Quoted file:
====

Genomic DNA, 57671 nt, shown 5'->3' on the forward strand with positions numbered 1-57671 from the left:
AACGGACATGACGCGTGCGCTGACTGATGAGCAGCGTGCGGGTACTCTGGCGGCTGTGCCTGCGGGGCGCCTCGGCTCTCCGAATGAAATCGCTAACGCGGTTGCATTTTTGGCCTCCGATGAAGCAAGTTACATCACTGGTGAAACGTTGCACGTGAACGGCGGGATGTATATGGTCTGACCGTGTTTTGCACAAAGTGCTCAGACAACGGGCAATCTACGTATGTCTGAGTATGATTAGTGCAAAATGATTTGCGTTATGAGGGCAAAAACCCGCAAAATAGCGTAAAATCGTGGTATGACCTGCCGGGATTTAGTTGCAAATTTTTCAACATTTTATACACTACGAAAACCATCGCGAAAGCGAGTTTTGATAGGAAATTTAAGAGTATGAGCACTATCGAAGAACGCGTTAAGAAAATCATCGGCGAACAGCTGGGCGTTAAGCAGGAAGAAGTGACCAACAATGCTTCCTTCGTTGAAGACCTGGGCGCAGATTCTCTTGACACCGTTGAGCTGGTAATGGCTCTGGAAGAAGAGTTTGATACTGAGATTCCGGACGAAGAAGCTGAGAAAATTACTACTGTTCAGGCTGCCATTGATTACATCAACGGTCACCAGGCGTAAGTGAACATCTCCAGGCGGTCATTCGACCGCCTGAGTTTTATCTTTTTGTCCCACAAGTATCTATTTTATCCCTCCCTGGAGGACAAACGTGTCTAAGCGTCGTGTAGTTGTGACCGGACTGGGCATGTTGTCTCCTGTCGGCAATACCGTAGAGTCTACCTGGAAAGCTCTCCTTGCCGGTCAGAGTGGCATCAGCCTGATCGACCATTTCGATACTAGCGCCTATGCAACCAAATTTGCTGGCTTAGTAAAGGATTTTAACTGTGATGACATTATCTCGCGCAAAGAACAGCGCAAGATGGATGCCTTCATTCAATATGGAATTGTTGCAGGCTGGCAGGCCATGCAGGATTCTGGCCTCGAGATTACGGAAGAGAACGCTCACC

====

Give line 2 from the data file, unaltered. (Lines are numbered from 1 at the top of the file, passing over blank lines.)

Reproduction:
AACGGACATGACGCGTGCGCTGACTGATGAGCAGCGTGCGGGTACTCTGGCGGCTGTGCCTGCGGGGCGCCTCGGCTCTCCGAATGAAATCGCTAACGCGGTTGCATTTTTGGCCTCCGATGAAGCAAGTTACATCACTGGTGAAACGTTGCACGTGAACGGCGGGATGTATATGGTCTGACCGTGTTTTGCACAAAGTGCTCAGACAACGGGCAATCTACGTATGTCTGAGTATGATTAGTGCAAAATGATTTGCGTTATGAGGGCAAAAACCCGCAAAATAGCGTAAAATCGTGGTATGACCTGCCGGGATTTAGTTGCAAATTTTTCAACATTTTATACACTACGAAAACCATCGCGAAAGCGAGTTTTGATAGGAAATTTAAGAGTATGAGCACTATCGAAGAACGCGTTAAGAAAATCATCGGCGAACAGCTGGGCGTTAAGCAGGAAGAAGTGACCAACAATGCTTCCTTCGTTGAAGACCTGGGCGCAGATTCTCTTGACACCGTTGAGCTGGTAATGGCTCTGGAAGAAGAGTTTGATACTGAGATTCCGGACGAAGAAGCTGAGAAAATTACTACTGTTCAGGCTGCCATTGATTACATCAACGGTCACCAGGCGTAAGTGAACATCTCCAGGCGGTCATTCGACCGCCTGAGTTTTATCTTTTTGTCCCACAAGTATCTATTTTATCCCTCCCTGGAGGACAAACGTGTCTAAGCGTCGTGTAGTTGTGACCGGACTGGGCATGTTGTCTCCTGTCGGCAATACCGTAGAGTCTACCTGGAAAGCTCTCCTTGCCGGTCAGAGTGGCATCAGCCTGATCGACCATTTCGATACTAGCGCCTATGCAACCAAATTTGCTGGCTTAGTAAAGGATTTTAACTGTGATGACATTATCTCGCGCAAAGAACAGCGCAAGATGGATGCCTTCATTCAATATGGAATTGTTGCAGGCTGGCAGGCCATGCAGGATTCTGGCCTCGAGATTACGGAAGAGAACGCTCACC